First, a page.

35 Cultural Influence Examples

cultural influence examples and definition, explained below

Cultural influence refers to the impact that a culture, which includes cultural norms, values, beliefs, and practices, has on the behaviors and perceptions of individuals who belong to it or interact with it.

Shared cultural norms about ideas and behaviors shape the way individuals within that group perceive the world and behave. For instance, the way an American teenager behaves at a social gathering might be different from how a teenager from Japan behaves at a similar gathering, thanks to cultural influence.

In sociology and social psychology, the concepts of “socialization” and “internalization” are used to explain cultural influence. People who spend a long time immersed in a culture become socialized to the norms of the culture, which may lead them to internalize (genuinely embrace) those norms – they’ve become influenced by their cultural group.

Cultural Influence Examples

1. Language Usage: Language usage refers to the manner in which a community uses language to communicate. This may vary within and across cultural boundaries and encompasses idiomatic expressions, slang, or scripts. In France, for example, formal language (vous) is used when addressing someone you’ve just met, signaling respect and distance, while in Australia, casual, informal language (using first names immediately) is more the norm, signaling friendliness and ease.

2. Work Ethic: This pertains to the cultural standards and expectations around work and business practices. It includes attitudes towards punctuality, dedication, and appropriate behavior in professional settings. For example, in countries like Japan and South Korea, the emphasis on an intense work ethic is exemplified by long hours spent at the office, while in Sweden, work-life balance is highly valued, often prioritizing flexible working hours and ample vacation time.

3. Dining Practices: Dining practices are the cultural norms associated with eating habits, food preparation, and shared meals. In Ethiopia, for instance, it’s common to share a communal plate and to feed each other as a sign of love or friendship—a practice known as “gursha.” In contrast, individual plates are typically used in U.S. dining practices.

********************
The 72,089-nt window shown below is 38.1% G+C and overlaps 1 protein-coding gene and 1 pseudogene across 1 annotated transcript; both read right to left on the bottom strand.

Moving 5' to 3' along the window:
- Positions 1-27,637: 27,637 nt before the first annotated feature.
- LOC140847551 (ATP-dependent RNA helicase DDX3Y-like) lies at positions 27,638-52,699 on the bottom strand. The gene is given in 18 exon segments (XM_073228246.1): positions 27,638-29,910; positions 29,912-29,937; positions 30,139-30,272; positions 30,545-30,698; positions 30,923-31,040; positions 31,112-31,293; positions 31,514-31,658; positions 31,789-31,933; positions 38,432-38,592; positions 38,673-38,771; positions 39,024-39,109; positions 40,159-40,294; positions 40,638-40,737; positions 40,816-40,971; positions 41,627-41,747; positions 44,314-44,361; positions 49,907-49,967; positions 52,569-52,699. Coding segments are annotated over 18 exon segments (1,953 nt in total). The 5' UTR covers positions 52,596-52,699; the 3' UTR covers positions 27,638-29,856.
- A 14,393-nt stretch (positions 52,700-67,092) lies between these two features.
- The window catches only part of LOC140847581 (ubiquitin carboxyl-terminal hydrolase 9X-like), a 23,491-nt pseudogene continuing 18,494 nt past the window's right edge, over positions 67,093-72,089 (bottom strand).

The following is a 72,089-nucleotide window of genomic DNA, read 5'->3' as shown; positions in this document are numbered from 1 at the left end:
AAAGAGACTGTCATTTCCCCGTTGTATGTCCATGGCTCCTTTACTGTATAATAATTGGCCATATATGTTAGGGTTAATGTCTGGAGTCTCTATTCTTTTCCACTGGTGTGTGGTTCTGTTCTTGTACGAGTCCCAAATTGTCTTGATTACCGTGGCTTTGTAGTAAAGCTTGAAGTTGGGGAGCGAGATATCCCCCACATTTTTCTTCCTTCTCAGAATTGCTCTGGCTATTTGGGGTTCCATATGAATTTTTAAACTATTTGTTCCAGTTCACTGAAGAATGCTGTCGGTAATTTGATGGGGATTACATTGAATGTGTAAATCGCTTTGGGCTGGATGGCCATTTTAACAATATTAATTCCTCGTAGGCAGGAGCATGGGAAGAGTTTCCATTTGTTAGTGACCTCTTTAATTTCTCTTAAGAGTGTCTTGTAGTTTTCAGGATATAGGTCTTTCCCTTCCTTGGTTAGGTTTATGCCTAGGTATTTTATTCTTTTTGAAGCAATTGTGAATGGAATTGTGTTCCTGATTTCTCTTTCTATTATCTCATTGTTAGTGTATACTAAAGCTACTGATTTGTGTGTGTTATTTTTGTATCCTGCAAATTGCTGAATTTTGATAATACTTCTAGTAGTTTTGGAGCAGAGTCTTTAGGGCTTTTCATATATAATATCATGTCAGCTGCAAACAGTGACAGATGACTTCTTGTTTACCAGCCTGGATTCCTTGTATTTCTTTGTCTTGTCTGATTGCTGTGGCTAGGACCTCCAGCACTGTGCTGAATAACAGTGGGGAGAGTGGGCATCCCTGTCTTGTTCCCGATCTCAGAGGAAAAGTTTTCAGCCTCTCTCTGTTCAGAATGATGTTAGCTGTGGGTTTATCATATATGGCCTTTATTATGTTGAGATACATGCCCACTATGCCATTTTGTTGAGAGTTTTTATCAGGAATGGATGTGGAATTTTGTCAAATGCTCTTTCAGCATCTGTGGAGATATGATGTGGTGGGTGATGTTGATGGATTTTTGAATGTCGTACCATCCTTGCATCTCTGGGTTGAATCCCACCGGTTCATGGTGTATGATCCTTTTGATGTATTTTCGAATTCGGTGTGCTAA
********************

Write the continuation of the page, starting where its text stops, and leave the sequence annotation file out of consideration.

4. Wedding Traditions: Wedding traditions involve the cultural rituals, ceremonies, and customs that surround marriage. For instance, in India, a traditional ceremony may involve several days of celebration with various rituals like Mehndi (applying henna to the bride’s hands and feet). Contrarily, in the United States, a common wedding tradition involves the couple exchanging vows and rings in front of a gathering of family and friends, followed by a reception.

5. Education System: The education system reflects the cultural values within a society that shape learning methodologies and the significance placed on education. For example, in Finland, the education system places a strong emphasis on equal opportunities for all, shorter school days, minimal homework, and a focus on holistic learning. In contrast, education in China is known for its rigorous academic structure, with competitive exams like the Gaokao determining university placement.

6. Clothing Styles: This refers to cultural norms regarding attire, which often depend on factors such as weather, tradition, and modesty. For example, in India, traditional outfits like sarees and salwar kameez are common, reflecting a rich history of textile and design traditions. On the other hand, Western countries like the U.S. and the UK, the clothing style is generally more casual with jeans and T-shirts as standard wear.

7. Religious Practices: Religious practices refer to the ways in which individuals or communities worship, based on their religious beliefs. For instance, Muslims practice Salah (prayer) five times a day facing towards the Kaaba in Mecca, a practice reflecting deep spiritual devotion. Comparatively, in Buddhism, meditation and mindfulness practices form a core part of religious practice, reflecting the emphasis on inner peace and enlightenment.

8. Holiday Celebrations: Holiday celebrations refer to the observance of significant cultural or religious events. An example is the Chinese Lunar New Year, marked with feasts, dragon dances, and red envelopes containing money. In Mexico, Day of the Dead (Día de los Muertos) is celebrated with altars, marigold flowers, and sugar skulls to honor departed loved ones.

9. Death Rituals: Death rituals are culturally specific practices around death, including burial and mourning practices. For instance, in Jewish tradition, a seven-day mourning period known as “shiva” is observed, during which family members gather in one home to receive condolences. Conversely, in Ghana, funerals are often lavish affairs involving extensive community participation, dance, and celebration to honor the deceased.